So far, we have learned a lot about programming. I have summarized some of this in one picture:
- A program is implemented in code.
- Program code is a sequence of statements, executed by the computer one by one.
- A program has a start. Some code starts immediately when you start the program (e.g. in Scratch), other code starts at an event, e.g. a click on a button or a message from a server (e.g. chat server).
- A program uses variables to keep it's state, e.g. the list of moves in the 5-in-a-row server.
- A program uses functions. Functions can structure the program, by breaking down the code in smaller pieces or by defining objects. Functions can be used from libraries, that is code we didn't write ourself.
- A program can use a database, to store data permanently. Variables in a program are lost when the program ends, data in a database isn't.
- A program can run in one or more threads. The Arduino programs are single threaded, all work is done in one loop. The Scratch programs are multi threaded, all sprites have its own subprogram running, in parallel.
- A program runs in an environment, such as a web browser, a web server or an Arduino board.
- For program development, many tools and methods exist. One tool, we have used is the Arduino IDE to load programs in a board. One method, we have used is incremental design.
If you understand all this, have read the referenced material (like the the w3schools articles) and have experimented yourself with all examples, you know a lot about programming. Well done!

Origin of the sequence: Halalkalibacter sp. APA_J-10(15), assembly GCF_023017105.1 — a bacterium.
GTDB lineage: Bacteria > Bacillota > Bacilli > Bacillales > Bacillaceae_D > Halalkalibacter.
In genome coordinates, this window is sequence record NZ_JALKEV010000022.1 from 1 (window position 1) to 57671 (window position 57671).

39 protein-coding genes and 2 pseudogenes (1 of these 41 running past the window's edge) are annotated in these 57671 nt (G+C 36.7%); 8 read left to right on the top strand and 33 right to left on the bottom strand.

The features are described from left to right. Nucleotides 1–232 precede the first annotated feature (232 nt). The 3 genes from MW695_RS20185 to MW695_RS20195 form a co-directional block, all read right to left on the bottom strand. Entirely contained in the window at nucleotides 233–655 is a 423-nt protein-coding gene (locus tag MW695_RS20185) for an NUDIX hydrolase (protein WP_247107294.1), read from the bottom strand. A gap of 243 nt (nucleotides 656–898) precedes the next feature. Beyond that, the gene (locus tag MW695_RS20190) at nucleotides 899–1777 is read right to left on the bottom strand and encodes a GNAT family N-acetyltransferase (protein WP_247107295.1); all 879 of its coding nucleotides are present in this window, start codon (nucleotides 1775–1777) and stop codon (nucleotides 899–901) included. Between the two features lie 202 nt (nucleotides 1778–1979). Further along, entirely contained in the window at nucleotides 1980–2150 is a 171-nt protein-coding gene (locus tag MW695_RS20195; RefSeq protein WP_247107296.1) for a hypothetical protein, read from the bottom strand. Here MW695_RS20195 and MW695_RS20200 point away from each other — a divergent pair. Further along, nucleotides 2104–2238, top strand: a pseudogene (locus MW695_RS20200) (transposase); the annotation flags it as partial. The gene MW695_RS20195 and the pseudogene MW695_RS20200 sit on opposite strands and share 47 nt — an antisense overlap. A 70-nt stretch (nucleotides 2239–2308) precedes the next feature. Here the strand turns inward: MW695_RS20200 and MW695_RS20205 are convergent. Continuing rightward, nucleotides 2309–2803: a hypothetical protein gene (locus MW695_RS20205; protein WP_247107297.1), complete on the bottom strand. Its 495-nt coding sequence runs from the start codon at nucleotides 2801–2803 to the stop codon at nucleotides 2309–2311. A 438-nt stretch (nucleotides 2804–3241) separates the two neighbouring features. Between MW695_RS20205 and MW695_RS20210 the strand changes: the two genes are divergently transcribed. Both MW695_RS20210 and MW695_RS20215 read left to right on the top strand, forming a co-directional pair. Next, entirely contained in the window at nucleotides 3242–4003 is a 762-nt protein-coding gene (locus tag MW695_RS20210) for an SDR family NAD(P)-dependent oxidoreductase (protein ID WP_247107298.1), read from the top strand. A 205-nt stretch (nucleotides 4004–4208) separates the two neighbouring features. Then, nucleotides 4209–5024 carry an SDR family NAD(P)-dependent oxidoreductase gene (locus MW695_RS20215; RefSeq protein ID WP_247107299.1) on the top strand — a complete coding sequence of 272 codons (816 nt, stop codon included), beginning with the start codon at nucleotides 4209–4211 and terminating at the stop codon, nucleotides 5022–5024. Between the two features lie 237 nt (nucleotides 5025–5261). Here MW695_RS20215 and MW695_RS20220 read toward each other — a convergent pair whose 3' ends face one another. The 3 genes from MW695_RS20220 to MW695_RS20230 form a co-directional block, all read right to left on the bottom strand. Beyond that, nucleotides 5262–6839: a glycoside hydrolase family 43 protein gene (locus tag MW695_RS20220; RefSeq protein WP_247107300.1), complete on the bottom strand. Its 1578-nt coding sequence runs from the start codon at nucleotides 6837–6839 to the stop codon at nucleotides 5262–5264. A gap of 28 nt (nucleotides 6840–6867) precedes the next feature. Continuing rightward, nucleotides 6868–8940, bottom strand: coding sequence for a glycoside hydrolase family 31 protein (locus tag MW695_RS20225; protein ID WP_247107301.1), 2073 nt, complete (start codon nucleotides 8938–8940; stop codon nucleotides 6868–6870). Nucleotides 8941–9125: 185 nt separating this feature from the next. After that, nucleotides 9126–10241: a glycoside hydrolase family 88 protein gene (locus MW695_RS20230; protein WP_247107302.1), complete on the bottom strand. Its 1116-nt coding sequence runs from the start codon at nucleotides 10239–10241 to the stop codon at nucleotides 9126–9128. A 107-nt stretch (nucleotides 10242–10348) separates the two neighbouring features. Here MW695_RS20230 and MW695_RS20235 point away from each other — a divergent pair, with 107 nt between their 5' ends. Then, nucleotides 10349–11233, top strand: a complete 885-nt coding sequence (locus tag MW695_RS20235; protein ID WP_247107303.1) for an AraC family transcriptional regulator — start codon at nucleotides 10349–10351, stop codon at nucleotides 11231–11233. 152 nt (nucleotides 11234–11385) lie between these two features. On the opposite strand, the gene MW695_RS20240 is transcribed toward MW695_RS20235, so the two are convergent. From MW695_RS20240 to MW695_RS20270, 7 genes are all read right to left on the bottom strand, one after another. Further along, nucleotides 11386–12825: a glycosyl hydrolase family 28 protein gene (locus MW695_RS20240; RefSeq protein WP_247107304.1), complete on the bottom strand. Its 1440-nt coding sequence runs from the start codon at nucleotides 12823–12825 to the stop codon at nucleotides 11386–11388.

Of course, there is much more to tell about programming:
- There are many different programming languages, all with their own set of statements and standard functions. E.g. Java, C++, Objective-C, COBOL. For a large list of computer languages, see http://www.helloworldexample.net.
- There are many environments, for which you can write programs. E.g. Windows computer, Apple computer, Linux computer, iPad, iPhone, Android phone, Android tablet, Google AppEngine, Amazon Web Services, Arduino.
- If you are working (with many persons) on large programs, you need additional tools and methods. Before you start writing your program, you make a description of how the program (and its sub-programs) should work. You can do this e.g. with Unified Modeling Language (UML) , or Archimate.
- You can do your programming with a text editor, like WordPad. But for programs that are larger then a few hundreds lines of code, you should use an Integrated Development Environment (IDE) like Eclipse or XCode.
- When you (and others as well) update a program regularly with new code, you need a version control system, such as Git.
- In our "software project", we started with a list of requirements. All these requirements are functional requirements, they describe the functions of the program. For complete systems, we will also have non-functional requirements, that describe the qualities of the system. E.g. how secure it is, how fast it is, how many clients it can serve at the same time.
- Etc. etc.
Have fun with programming!